For all these reasons, I resist the idea that the way to teach young people how to write is by teaching them isolated rules, and then thinking they’ll magically churn out perfect sentences, paragraphs, and essays. Pushing, pulling, experimenting with different design constraints, and testing them all out in the world on real audiences, that’s how the conventions begin to make sense and work.  Think of J playing with blocks, trying to make a horse stall, and talking his way into success.  Words or blocks– it’s all about the playing and experimenting.

Starting well

[Cross-posted on Literacy & NCTE.]

If you listen closely, you can hear it. That big, deep breath before we plunge into the cold lake of back-to-school. I present back-to-school workshops for teachers, and these workshops are often when teachers are dipping their toe in, testing the waters on a new school year. I put a lot of pressure on myself to get it right.   And I start well by using the same strategies I use as a college professor and used as a high school English  teacher, and these strategies are grounded in my beliefs about what it means to teach writing well.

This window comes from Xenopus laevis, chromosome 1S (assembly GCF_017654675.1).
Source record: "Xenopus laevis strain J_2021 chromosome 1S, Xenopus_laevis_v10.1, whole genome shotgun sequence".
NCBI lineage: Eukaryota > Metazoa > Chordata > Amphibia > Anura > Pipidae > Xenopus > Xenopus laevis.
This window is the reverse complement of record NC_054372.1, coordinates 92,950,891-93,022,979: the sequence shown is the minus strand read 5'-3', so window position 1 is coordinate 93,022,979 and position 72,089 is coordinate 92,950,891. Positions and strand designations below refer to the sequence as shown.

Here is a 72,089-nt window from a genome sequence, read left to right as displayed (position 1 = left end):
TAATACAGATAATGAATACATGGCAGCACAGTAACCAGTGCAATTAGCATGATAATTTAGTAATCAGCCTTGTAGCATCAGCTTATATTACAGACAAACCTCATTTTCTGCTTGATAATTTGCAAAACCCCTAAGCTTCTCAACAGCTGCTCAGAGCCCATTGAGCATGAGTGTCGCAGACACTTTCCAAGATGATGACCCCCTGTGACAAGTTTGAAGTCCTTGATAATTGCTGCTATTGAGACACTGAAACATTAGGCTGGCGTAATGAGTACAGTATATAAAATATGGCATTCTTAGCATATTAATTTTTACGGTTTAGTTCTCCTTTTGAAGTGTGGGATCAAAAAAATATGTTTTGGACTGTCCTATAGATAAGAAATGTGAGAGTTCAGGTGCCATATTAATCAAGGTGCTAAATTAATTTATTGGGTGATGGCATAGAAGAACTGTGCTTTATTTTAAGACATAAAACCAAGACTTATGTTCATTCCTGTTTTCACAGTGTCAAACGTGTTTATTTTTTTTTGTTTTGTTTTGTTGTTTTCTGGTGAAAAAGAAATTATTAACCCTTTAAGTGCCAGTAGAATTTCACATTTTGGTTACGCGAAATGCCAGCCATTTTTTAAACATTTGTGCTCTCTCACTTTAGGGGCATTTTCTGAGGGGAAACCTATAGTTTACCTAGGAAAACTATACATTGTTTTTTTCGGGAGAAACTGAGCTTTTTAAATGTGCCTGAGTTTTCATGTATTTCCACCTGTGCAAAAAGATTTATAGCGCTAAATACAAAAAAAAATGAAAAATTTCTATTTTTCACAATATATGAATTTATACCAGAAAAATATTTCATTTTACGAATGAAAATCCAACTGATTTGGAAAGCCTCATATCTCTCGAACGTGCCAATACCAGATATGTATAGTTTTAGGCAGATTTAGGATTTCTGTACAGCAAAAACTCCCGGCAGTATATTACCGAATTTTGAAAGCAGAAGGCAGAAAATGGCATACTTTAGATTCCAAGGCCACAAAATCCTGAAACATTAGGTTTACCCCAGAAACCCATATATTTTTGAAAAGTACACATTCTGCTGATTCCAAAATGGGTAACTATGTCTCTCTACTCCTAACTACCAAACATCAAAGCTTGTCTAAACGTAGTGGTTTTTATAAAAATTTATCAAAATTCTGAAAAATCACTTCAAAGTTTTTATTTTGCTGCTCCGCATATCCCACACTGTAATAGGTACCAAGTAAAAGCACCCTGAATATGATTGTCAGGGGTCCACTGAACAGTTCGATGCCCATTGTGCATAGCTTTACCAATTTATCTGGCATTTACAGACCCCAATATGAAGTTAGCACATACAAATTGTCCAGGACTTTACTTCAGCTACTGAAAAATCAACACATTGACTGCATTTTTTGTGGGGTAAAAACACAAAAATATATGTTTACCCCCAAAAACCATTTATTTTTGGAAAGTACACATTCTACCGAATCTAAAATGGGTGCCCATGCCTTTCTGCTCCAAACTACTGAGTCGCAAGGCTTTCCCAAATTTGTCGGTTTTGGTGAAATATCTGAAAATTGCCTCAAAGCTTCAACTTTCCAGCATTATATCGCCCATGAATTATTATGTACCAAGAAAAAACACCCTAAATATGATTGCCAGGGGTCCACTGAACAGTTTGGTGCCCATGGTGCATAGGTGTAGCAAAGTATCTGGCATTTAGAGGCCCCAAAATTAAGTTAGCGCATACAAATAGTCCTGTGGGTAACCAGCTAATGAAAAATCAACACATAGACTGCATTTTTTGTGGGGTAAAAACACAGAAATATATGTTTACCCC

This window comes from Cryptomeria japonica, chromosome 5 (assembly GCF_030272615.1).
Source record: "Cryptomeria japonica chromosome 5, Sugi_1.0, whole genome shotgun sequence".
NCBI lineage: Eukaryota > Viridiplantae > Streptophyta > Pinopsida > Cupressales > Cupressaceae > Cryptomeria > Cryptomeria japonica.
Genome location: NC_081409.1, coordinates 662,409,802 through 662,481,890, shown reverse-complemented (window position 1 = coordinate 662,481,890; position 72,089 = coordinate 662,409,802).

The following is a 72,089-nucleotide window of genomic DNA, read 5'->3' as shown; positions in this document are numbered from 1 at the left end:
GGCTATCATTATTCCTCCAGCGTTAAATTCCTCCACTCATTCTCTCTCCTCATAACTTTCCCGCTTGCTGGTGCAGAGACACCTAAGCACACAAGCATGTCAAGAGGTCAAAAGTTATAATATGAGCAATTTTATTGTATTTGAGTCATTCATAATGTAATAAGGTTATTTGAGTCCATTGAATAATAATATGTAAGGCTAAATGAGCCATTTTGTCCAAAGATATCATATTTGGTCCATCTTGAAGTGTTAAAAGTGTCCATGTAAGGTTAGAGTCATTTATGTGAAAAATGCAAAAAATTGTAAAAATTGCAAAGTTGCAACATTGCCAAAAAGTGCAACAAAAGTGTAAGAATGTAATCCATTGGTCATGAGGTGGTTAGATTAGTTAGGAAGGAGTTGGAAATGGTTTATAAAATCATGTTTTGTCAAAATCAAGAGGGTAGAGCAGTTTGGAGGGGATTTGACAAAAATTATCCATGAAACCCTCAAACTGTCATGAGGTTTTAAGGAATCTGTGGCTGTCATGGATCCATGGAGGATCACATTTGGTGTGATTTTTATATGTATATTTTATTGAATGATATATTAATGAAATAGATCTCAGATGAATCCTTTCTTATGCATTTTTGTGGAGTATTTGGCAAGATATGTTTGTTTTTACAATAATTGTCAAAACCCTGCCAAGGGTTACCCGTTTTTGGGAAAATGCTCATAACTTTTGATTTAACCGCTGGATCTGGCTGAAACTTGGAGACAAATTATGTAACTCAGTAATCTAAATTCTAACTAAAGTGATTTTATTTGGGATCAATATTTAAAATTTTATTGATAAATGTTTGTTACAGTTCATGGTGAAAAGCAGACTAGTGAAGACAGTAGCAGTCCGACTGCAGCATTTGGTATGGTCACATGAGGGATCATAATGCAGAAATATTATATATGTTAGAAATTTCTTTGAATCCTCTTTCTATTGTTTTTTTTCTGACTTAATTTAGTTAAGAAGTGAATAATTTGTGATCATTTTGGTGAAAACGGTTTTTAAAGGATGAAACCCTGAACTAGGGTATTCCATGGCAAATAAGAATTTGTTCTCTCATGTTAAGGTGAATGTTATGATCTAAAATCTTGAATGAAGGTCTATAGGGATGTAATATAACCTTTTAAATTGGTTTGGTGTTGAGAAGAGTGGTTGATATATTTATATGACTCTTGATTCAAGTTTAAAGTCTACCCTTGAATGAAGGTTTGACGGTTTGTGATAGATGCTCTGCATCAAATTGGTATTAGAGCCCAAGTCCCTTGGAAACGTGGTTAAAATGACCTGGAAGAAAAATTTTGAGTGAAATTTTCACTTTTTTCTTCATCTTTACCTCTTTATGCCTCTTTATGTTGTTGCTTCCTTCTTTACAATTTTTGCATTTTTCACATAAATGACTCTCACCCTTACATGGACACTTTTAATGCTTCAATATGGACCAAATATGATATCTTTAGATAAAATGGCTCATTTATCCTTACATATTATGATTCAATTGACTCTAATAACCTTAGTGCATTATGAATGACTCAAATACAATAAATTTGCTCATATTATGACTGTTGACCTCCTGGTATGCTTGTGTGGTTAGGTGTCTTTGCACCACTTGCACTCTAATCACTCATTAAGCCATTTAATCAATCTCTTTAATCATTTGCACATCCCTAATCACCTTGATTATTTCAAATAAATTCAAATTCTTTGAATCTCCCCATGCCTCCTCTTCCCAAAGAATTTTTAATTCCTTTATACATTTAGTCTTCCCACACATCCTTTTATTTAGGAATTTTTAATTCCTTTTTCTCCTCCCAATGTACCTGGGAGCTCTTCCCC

• Write, as soon as possible, if not first. If we start by writing, then that’s what our time together is about. I get it, there’s a great temptation (sometimes a mandate) to start with the schedule or norms or rules or assessments or forms or…or …or … But I want my time with teachers to be about writing, so we start there. Usually quick and sometimes short, we write–without a prompt–whatever words need to be on the paper.
  • From the start, I write with the teachers. The teachers can see my pen tapping and me staring off into space and know that all writers get stuck sometimes. I can show them my writing on a document camera and struggle to not apologize because it is too short and I crossed stuff out, so they can see that all writers start with drafty-drafts.  And they can see when I get lost in writing and forget to stop us or when I’m proud of a sentence or turn of phrase.
  • We talk about our writing from the beginning. We talk around our still unformed creations—these texts we build out of words and experience and memory and other texts and paper and pens and notebooks. By talking, we build our relationships with one another and our own and others’ words.  These relationships are the way we get through the moments when the writing gets hard or the revision is not working. Or when we figure it out and just have to share how good it sounds.

Admittedly, these strategies are not original, but good things never go out of style.  Whether I’m working with teachers or students, the pressure to cover content or standards often pushes aside these habits of mind that are, after all, at the heart of our discipline.  So, whenever I want to start well with a new group of teachers or students, we write and talk together first, building a community of writers who can explore the world together through words.